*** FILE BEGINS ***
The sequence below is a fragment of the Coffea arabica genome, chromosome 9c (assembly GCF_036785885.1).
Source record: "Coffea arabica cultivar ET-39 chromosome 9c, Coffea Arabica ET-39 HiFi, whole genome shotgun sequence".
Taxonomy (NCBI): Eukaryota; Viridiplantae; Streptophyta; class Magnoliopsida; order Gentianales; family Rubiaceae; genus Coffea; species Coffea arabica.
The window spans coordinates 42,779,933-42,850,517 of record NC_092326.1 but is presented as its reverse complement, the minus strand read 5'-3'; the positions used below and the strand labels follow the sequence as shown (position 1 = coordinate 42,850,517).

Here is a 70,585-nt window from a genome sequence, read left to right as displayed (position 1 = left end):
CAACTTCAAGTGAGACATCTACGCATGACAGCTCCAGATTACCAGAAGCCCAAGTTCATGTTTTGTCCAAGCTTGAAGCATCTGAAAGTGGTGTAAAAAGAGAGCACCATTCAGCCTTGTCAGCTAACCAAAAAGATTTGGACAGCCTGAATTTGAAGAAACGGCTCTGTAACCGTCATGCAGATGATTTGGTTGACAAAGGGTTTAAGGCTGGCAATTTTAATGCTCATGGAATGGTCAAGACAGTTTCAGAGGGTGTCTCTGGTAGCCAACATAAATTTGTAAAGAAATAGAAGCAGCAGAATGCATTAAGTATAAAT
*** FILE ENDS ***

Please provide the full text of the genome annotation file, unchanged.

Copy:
The sequence below is a fragment of the Coffea arabica genome, chromosome 9c (assembly GCF_036785885.1).
Source record: "Coffea arabica cultivar ET-39 chromosome 9c, Coffea Arabica ET-39 HiFi, whole genome shotgun sequence".
Taxonomy (NCBI): Eukaryota; Viridiplantae; Streptophyta; class Magnoliopsida; order Gentianales; family Rubiaceae; genus Coffea; species Coffea arabica.
The window spans coordinates 42,779,933-42,850,517 of record NC_092326.1 but is presented as its reverse complement, the minus strand read 5'-3'; the positions used below and the strand labels follow the sequence as shown (position 1 = coordinate 42,850,517).

Here is a 70,585-nt window from a genome sequence, read left to right as displayed (position 1 = left end):
CAACTTCAAGTGAGACATCTACGCATGACAGCTCCAGATTACCAGAAGCCCAAGTTCATGTTTTGTCCAAGCTTGAAGCATCTGAAAGTGGTGTAAAAAGAGAGCACCATTCAGCCTTGTCAGCTAACCAAAAAGATTTGGACAGCCTGAATTTGAAGAAACGGCTCTGTAACCGTCATGCAGATGATTTGGTTGACAAAGGGTTTAAGGCTGGCAATTTTAATGCTCATGGAATGGTCAAGACAGTTTCAGAGGGTGTCTCTGGTAGCCAACATAAATTTGTAAAGAAATAGAAGCAGCAGAATGCATTAAGTATAAAT